Tale of Tales continues to prove that it is the preeminent developer of games that are not just artistic by accident; they’re developed specifically to be art. And they’re an eclectic team to say the least; after such dark projects as The Path and The Graveyard, Luxuria Superbia couldn’t be more of a thematic foil. This game is positively filled with colour.
It’s also a not-so subtle metaphor for the act of pleasuring a women. In Luxuria Superbia your job is to delve into the depths of a flower and stimulate it by rubbing on buds as they appear on the screen. The more stimulated the flower is the more colourful it becomes. In practice it’s a little like a scrolling shooter, and points are accumulated by keeping the flower simulated. The twist is that if you oversimulate it the flower will climax and its game over.
The longer you go the more points you accumulate and once you go over a certain threshold you’ll unlock the next, more challenging flower. None of this theme is overt and Luxuria Superbia is not an adult game; on the surface level it’s just a really stylish art game with simple but effective gameplay and a really cool soundtrack. The most explicit it ever gets is the occasional word of phrase that pops up on the screen as you play. Phrases such as “indulge my hedge,” “my flower is open,” “grow around me” and “glowing in the aftermath,” are amusing, and the most raunchy this game gets. I suspect that young children would play this game without a clue what it’s about. Teenagers should get it, though they’re also likely to find it a little silly, since they’ll fixate on the obvious to miss the more interesting conversation the game is looking to have with players.
What is more subtle is the meaning behind this game. There is a hint in the title; “Luxuria” is an old word to describe the deadly sin of lust, and “Superbia” describes deadly sin of pride. The game has a points system, but doing well at and getting a lot of points doesn’t really result in anything meaningful for the player; there’s an abstracted gauge that fills as you get more points, but that’s it. The implication here is that players are meant to take pride in achieving a good score, that you’ve done a good job in pleasuring the woman. The words that fade into the screen when you earn a big score are certainly more complementary and you’ll be thanked for your performance, but there’s no epic cut scenes to reward you for your work, no loot to be gained, no secret levels. In keeping with the theme of the game there’s also no indication that the role you’re taking on receives any pleasure in return; this is strictly a one-way performance.
I find it interesting that the developers chose to term the drive to do well in the game as superbia. It’s a word that exclusively held negative connotations when it was in common use and is archaic now (as opposed to “pride” which has been in many ways appropriated to also have positive meaning). I think there’s a commentary in there about the motivations that players have to keep working through any game, and how ultimately pointless any achievements and awards are; all progress in games is ultimately driven by pride rather than a sense of tangible reward.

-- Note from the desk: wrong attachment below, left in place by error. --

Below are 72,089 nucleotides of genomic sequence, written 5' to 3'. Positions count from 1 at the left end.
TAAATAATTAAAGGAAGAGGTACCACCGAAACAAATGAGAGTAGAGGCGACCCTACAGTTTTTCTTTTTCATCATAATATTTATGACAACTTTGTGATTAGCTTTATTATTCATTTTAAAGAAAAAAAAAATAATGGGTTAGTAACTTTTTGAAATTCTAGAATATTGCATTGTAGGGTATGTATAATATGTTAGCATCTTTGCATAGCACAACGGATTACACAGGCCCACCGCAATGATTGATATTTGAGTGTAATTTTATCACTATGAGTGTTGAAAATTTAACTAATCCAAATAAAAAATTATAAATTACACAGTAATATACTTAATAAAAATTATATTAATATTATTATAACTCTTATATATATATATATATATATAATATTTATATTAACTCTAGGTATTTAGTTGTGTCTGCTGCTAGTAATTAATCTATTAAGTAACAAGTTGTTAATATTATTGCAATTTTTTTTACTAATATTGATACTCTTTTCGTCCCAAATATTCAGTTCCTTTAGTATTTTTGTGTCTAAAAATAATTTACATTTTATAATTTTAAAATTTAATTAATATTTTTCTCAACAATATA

And yet we as players continue to literally lust after these experiences. Even when the sense of reward is something as shallow as our own pride for a job well done, we keep moving on to the next level for the next experience in the next game. In many ways Luxuria Superbia is a window into the essence of why we play games and how ultimately unsatisfying the experience can be in terms of providing real reward for the work that we put into playing them.
Luxuria Superbia is a fascinating and deeply intelligent game. We wouldn’t expect any less from Tale of Tales, but if you are going to play it, do so on a touch screen device. The experience (and all Tale of Tales games are all about the experience) is lessened when playing the game through any other medium.
Looking beyond that, this is a simple, casual action game with a really incredible art style and gorgeous music. Even if it’s not the kind of game that you want to sit there and think about, Luxuria Superbia is one worth playing for the sheer (and unique) experience that it offers.
(Editor’s note: For a game like this throwing a score at the end feels positively primitive – after all, you’d feel silly giving paintings, architecture or literature scores out of five, but that’s the structure we’re stuck with in the games industry, so there’s a score down there)
– Matt S.
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